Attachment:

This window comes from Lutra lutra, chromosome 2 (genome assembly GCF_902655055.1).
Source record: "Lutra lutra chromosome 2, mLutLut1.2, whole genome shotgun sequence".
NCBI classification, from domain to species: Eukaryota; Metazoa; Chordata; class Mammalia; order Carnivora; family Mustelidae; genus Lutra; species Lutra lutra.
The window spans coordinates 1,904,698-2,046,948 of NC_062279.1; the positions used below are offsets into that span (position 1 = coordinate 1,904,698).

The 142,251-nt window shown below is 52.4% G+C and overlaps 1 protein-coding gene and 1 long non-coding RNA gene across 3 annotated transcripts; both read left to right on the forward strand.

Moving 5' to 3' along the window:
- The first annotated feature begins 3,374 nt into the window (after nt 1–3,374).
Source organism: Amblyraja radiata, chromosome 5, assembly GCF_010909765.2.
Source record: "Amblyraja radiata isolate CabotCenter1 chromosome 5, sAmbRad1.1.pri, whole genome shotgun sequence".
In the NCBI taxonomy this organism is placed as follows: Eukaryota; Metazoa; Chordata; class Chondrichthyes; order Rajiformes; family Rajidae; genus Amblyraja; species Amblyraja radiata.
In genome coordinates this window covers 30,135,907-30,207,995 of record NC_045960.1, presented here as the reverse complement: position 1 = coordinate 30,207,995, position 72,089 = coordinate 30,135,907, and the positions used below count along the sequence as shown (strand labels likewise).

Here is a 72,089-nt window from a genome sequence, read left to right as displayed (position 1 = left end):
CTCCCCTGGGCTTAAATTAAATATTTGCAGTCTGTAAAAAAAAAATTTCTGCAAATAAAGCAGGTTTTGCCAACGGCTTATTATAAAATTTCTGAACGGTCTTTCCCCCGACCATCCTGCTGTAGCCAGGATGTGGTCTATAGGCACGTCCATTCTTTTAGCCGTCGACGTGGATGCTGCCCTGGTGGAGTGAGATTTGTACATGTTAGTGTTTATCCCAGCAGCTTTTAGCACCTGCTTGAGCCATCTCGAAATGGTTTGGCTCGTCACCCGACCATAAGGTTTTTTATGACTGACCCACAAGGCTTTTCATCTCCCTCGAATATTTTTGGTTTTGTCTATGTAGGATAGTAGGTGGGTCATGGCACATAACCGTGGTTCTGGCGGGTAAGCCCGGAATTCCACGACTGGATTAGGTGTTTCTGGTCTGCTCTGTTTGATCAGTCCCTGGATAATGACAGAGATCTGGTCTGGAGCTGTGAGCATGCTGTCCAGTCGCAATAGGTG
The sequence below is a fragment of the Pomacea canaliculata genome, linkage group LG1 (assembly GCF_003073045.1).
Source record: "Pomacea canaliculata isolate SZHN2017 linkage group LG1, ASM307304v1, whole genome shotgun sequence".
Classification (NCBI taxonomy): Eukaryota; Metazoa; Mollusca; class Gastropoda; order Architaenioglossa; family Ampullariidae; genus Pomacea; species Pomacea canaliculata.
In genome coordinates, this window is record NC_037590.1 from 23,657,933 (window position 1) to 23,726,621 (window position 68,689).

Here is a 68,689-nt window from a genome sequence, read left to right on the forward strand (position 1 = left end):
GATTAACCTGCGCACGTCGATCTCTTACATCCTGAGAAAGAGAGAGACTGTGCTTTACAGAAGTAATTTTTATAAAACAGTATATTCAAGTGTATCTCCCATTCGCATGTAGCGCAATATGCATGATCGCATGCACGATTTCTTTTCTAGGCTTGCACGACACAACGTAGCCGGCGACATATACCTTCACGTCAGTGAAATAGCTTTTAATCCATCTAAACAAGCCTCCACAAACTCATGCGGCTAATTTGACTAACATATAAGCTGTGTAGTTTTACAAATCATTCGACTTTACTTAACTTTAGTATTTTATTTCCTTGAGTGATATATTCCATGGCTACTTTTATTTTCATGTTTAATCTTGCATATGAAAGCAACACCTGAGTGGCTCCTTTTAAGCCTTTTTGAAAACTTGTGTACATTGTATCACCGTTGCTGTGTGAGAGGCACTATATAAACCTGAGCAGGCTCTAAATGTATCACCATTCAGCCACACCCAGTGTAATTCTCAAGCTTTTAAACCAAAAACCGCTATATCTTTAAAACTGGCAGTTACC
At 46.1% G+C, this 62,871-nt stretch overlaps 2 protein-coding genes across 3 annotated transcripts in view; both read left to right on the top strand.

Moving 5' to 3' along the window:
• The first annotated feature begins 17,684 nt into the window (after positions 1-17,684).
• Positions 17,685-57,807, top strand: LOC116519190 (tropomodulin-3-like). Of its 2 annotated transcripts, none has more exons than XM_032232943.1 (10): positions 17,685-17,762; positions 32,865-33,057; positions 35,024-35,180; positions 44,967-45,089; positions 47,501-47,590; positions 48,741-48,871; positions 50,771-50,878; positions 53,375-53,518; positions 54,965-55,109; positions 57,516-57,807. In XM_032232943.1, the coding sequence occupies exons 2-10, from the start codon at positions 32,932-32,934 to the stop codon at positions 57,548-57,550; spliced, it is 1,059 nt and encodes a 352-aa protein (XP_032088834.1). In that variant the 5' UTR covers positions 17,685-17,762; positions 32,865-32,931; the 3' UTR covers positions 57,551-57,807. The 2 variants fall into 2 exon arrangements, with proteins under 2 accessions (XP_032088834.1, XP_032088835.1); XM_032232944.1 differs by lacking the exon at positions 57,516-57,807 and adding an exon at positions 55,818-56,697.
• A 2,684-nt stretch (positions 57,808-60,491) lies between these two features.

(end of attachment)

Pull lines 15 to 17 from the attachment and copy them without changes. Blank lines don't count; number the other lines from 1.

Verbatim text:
Source record: "Pomacea canaliculata isolate SZHN2017 linkage group LG1, ASM307304v1, whole genome shotgun sequence".
Classification (NCBI taxonomy): Eukaryota; Metazoa; Mollusca; class Gastropoda; order Architaenioglossa; family Ampullariidae; genus Pomacea; species Pomacea canaliculata.
In genome coordinates, this window is record NC_037590.1 from 23,657,933 (window position 1) to 23,726,621 (window position 68,689).